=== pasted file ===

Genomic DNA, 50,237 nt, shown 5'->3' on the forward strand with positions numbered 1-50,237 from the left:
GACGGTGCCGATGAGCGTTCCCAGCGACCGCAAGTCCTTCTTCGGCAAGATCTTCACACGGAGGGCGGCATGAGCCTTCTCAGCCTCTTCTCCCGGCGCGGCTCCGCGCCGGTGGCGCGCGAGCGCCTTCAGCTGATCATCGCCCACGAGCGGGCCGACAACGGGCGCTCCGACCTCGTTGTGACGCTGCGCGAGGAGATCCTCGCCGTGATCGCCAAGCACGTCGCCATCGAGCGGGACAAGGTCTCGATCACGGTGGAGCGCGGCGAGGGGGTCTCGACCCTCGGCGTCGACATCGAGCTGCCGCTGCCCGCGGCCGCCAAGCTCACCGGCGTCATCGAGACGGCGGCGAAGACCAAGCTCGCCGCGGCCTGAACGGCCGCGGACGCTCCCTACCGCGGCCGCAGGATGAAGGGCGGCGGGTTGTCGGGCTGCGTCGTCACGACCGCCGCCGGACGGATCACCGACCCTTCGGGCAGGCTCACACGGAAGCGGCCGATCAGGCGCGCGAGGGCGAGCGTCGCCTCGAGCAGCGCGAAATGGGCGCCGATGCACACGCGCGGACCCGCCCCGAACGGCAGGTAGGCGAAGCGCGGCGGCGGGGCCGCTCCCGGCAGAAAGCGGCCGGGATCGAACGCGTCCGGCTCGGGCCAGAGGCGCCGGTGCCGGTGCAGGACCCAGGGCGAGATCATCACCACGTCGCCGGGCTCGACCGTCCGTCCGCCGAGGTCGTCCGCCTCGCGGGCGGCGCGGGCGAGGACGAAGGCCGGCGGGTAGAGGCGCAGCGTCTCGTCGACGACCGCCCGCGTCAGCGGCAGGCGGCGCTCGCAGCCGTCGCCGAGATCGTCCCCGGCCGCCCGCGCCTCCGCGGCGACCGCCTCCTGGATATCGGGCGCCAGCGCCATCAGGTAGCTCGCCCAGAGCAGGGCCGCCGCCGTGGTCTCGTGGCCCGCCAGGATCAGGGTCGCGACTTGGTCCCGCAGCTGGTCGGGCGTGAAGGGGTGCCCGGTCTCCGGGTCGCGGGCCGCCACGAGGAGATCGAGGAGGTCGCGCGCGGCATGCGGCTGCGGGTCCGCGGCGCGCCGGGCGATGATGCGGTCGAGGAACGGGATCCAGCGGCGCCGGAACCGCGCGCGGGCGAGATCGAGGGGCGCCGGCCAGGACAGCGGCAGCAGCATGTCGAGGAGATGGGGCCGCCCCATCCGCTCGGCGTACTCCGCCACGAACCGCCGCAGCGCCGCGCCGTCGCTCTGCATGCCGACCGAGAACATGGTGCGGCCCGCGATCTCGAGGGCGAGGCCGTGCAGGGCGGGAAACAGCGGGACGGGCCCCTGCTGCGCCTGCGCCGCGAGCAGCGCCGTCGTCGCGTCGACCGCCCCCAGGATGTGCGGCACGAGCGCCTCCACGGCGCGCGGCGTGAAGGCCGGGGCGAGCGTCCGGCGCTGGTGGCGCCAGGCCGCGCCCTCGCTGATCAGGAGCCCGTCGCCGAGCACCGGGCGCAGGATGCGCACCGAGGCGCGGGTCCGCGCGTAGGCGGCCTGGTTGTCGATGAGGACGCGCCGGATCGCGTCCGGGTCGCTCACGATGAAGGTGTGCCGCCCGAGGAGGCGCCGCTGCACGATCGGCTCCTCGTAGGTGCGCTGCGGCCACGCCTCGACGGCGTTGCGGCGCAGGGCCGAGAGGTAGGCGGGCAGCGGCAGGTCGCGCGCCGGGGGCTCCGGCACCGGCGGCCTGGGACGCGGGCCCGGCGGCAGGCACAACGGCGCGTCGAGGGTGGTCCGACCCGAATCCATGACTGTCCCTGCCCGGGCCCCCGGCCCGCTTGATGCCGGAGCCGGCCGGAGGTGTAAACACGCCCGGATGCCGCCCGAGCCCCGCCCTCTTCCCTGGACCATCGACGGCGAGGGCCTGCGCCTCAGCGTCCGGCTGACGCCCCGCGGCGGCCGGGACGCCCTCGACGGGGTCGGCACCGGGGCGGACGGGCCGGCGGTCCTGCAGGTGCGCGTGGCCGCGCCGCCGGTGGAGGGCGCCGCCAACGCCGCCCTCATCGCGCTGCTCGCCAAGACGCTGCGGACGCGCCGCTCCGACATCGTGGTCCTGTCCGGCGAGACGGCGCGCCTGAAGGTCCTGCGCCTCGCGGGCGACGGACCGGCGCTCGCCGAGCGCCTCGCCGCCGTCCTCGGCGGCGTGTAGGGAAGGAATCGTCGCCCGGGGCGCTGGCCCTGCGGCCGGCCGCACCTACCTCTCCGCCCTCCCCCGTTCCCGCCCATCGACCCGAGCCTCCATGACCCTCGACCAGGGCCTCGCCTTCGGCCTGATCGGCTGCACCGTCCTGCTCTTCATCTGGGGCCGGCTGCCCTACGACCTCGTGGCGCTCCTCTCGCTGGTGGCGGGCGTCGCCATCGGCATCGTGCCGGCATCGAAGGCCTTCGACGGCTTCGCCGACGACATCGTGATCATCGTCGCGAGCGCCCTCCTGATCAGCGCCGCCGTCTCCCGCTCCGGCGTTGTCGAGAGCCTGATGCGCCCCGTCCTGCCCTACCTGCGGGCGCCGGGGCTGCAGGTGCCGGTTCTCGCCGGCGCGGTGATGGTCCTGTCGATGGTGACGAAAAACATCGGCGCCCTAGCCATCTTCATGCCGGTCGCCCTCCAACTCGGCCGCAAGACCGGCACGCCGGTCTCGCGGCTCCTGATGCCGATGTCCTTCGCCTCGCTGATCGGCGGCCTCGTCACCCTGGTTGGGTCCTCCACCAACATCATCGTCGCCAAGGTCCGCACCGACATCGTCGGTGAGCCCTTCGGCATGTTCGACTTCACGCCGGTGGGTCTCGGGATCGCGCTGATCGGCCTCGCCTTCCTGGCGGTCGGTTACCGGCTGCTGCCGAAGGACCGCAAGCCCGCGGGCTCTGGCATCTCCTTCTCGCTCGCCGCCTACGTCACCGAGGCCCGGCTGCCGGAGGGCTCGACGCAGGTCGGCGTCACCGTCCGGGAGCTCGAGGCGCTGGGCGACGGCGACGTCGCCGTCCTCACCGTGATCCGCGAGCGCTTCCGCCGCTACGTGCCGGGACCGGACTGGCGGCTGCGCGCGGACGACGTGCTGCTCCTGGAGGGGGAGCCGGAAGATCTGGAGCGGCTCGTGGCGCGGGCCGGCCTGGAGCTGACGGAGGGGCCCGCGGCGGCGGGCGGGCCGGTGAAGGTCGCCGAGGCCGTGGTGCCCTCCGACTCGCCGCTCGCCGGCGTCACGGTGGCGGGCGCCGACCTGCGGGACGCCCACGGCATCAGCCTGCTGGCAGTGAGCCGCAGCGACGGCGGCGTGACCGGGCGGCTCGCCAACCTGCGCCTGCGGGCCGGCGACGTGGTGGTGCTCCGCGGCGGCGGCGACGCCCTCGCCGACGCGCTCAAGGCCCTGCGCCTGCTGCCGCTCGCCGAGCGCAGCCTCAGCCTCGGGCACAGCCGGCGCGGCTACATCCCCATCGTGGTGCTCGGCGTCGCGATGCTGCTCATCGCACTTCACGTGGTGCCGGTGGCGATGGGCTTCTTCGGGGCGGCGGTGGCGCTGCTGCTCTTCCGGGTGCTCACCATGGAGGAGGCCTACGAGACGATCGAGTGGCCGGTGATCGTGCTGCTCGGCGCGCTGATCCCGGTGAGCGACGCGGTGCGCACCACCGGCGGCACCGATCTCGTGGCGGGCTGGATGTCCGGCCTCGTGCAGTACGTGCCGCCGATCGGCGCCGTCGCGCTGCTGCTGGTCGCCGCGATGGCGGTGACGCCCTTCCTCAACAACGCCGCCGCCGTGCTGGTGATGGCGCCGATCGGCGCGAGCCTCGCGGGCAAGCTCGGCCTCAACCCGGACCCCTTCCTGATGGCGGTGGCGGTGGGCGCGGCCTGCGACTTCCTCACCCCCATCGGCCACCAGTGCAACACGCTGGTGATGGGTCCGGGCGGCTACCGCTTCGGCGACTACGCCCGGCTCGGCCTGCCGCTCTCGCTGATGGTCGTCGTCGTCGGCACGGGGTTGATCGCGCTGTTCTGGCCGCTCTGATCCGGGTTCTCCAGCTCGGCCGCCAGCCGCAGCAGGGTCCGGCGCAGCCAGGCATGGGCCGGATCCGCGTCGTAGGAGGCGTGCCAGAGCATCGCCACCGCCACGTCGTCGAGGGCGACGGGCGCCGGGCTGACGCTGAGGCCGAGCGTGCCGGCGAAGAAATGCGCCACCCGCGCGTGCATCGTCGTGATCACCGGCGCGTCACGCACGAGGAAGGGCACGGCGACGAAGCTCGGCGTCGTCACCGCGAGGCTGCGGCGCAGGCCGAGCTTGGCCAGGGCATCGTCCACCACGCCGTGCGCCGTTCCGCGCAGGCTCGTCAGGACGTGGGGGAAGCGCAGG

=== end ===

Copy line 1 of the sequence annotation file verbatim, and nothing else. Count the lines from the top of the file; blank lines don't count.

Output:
Genomic DNA, 50,237 nt, shown 5'->3' on the forward strand with positions numbered 1-50,237 from the left: